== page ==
Replace the original bytes and continue on.


Intercepting the GET Request Construction with JavaScript Injection


After the first installation screen, a child process is spawned, which then creates a window containing a message claiming to check the system, while also utilizing hidden web browser functionality. This window loads an HTML file containing 6,900 lines of obfuscated JavaScript. This JavaScript contains two well-known libraries: CryptoJS and jQuery. The file is located in the child executable statically, but it does not run on its own, the JavaScript is called from elsewhere in the binary.

Determining if the JavaScript in the static executable is the same Script that is eventually gets executed, can be accomplished by injecting custom JavaScript. It must be done in a way that doesn’t affect the size of the HTML document. One way to do this is to inject our own code into comment sections.


I have just enough room to replace that with this code which should open a new browser window populated with whatever code is on the page. Note that I had to delay the execution of the JavaScript so that the entire page was loaded.


Which is easy to do in Windbg.


Now just let the program execute to completion. It may say that an error occurred if a proper response is not received, it doesn’t matter. Click the OK button and a new window should pop up containing the full HTML document used in this embedded window :)


It is indeed the same JavaScript from the static child executable. After a bit of de-obfuscation and testing, 2 key functions were found.


To determine how (and if) the cryptString() function was used, simply employ the same technique above to overwrite the return call in the “cryptString()” function and the function declaration of the “deCryptString()” function. Since we don’t care about the malware being able to decrypt anything at this point, overwriting it for testing purposes doesn’t matter here. Plus, it keeps the JavaScript section the exact same size (make sure to zero out any unused bytes that occupy the leftover space in this function to avoid an exception).


Search for the location in memory and overwrite it with a helpful alert box.




Clicking OK will initiate the GET request, since we left this function effectively in tact.


It is now clear how the GET request is generated locally using CryptoJS’ AES w/ CBC functionality. Also note that the key and IV is randomly generated. To test this theory, simply import the HTML into a local document and run the deCryptString() function previously overwritten with the URI.


The URI is successfully decrypted and displayed.


The path is built inside of the getData() function. It will at least contain “/stan/api_war/” and is constructed as follows:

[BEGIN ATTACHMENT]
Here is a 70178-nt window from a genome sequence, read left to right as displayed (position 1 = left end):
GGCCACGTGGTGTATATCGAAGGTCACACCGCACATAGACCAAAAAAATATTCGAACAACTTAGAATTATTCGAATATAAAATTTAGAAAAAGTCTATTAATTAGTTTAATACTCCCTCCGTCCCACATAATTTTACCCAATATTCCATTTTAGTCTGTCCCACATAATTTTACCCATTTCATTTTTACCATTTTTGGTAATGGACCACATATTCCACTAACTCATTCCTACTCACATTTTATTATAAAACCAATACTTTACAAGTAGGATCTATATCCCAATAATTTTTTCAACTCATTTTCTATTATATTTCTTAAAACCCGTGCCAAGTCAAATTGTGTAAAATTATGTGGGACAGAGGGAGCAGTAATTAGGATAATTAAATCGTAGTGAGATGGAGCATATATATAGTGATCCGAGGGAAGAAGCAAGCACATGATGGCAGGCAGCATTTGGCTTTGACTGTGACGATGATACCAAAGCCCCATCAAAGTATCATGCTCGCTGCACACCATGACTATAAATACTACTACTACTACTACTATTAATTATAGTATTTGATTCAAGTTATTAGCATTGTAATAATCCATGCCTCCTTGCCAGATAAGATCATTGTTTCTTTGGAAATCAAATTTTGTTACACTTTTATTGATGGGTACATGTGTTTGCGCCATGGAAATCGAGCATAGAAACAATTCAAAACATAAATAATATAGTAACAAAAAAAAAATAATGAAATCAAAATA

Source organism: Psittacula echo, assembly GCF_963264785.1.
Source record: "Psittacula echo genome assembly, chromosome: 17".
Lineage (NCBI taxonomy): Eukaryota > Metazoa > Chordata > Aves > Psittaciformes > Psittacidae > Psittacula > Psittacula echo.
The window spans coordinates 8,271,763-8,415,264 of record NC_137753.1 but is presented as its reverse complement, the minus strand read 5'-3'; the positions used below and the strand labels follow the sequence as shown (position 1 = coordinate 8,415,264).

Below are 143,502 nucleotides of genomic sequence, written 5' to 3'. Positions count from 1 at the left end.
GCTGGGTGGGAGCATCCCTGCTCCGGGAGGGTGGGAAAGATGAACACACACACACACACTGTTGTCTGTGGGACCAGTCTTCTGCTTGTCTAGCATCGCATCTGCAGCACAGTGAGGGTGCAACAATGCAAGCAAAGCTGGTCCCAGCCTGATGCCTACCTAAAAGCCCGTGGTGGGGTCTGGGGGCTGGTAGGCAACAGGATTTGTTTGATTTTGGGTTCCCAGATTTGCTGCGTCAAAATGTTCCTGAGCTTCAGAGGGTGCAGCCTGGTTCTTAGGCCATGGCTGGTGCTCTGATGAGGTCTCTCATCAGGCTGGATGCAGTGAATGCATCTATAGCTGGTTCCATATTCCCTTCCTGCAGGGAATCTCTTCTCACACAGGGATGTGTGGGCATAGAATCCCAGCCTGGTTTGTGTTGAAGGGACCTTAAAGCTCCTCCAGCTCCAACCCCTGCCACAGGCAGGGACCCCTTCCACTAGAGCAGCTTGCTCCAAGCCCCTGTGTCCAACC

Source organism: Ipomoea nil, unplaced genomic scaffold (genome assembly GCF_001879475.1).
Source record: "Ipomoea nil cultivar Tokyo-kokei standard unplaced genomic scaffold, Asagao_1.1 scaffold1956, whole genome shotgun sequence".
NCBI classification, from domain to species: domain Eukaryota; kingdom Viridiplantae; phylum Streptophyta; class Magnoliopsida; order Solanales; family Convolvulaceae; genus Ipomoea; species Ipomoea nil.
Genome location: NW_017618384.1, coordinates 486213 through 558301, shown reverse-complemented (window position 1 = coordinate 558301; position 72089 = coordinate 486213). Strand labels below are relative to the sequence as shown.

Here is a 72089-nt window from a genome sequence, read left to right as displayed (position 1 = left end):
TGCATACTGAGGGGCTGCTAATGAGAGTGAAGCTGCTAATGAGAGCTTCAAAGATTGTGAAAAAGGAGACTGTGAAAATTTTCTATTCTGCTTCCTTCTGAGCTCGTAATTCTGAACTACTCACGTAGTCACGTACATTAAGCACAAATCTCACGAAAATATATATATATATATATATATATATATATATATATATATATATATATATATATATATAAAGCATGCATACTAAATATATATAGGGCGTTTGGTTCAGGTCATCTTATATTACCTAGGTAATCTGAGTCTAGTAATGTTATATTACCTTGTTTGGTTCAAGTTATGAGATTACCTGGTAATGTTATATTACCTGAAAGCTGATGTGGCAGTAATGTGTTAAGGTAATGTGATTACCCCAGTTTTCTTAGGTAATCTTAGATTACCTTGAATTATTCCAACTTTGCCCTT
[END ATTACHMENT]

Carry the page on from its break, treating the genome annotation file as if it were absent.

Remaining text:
When used with this URI, we can determine its meaning. Note that Region and Browser fetching was unsuccessful on this particular machine. However, I have seen this work on other machines. For example, Google Chrome shows as “?browser=ch”.



Here you can find the full list of domains associated to the "Kyle and Stan" Network: IOC_Kyle_and_Stan

Windows Malware:

  • MD5: 602c94e82c83bbaea1abdea420e0b939
  • SHA-256: ee87af42dda91f6ed6ccedcd20736cb1d00a96f26138c0c6698c9837c1525dee
    Mac Malware:

Sample 1

  • MD5: 537a3542c238877629b24195ab8e4ab4
  • SHA-256: 8A9CD910DE0349A1FD67D535E7AB6815E30544DD77D479A07932ECCB3F56E66E

Sample 2

  • MD5: 0F055F734D211C699A0E9A3418B73514
  • SHA-256: 89A6827698BDFF134A2400EE5DB7E4B17256693A27107166EBA973E5B340D8CF


The "Kyle and Stan" network is a highly sophisticated Malvertising Network. It leverages the enormous reach of well-placed malicious advertisements on very well-known websites, in order to potentially reach millions of users. The goal is to infect Windows and Mac users alike with spyware, adware, and browser hijackers. It is not too far fetched that other kinds of malware are being used as well. The malware droppers employ clever techniques and encryption to always have unique checksums to avoid detection. Over 700  domains of the "Kyle and Stan" network have been unveiled by this investigation. It is very likely that there are even more domains part of the group behind this. The large number of domains allows the attackers to use a certain domain just for a very short time, burn it and move on to use another one for future attacks. This helps avoiding reputation and blacklist based security solutions. All in all we are facing a very robust and well-engineered malware delivery network that won't be taken down until the minds behind this are identified.

Protecting Users Against These Threats


Advanced Malware Protection (AMP) is well suited to detect and block this type of malware.

CWS or WSA web scanning will prevent access to the websites of the "Kyle and Stan" network.

The Network Security protection of IPS and NGFW have up-to-date signatures and will block this threat.

ESA is not applicable for this attack, because the threat is not using email.